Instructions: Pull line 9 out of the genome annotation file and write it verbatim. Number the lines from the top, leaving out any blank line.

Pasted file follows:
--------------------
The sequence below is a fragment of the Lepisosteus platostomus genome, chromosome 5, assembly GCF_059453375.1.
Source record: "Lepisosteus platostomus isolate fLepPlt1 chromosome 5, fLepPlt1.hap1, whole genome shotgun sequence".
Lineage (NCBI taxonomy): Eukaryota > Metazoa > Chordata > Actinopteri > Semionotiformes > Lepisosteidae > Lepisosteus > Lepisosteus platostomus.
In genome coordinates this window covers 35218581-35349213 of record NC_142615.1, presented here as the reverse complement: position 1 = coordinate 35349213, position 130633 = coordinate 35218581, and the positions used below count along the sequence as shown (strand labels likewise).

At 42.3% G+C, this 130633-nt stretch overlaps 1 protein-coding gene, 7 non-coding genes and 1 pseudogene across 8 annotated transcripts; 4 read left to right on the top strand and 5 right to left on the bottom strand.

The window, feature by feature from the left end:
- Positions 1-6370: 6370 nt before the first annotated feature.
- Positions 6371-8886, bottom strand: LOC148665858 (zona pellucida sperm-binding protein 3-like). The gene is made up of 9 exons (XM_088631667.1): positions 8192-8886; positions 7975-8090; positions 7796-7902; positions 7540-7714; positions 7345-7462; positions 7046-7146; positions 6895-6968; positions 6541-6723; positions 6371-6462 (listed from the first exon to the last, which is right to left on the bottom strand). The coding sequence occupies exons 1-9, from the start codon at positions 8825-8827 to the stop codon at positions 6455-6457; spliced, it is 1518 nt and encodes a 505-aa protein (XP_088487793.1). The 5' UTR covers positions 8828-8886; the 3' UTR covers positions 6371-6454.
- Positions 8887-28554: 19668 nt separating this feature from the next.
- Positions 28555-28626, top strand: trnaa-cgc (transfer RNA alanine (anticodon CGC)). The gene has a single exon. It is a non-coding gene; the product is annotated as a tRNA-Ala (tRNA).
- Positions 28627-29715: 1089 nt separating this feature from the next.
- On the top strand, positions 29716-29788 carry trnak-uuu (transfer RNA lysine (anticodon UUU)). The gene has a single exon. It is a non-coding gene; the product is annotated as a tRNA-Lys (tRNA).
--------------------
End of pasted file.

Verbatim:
- Positions 8887-28554: 19668 nt separating this feature from the next.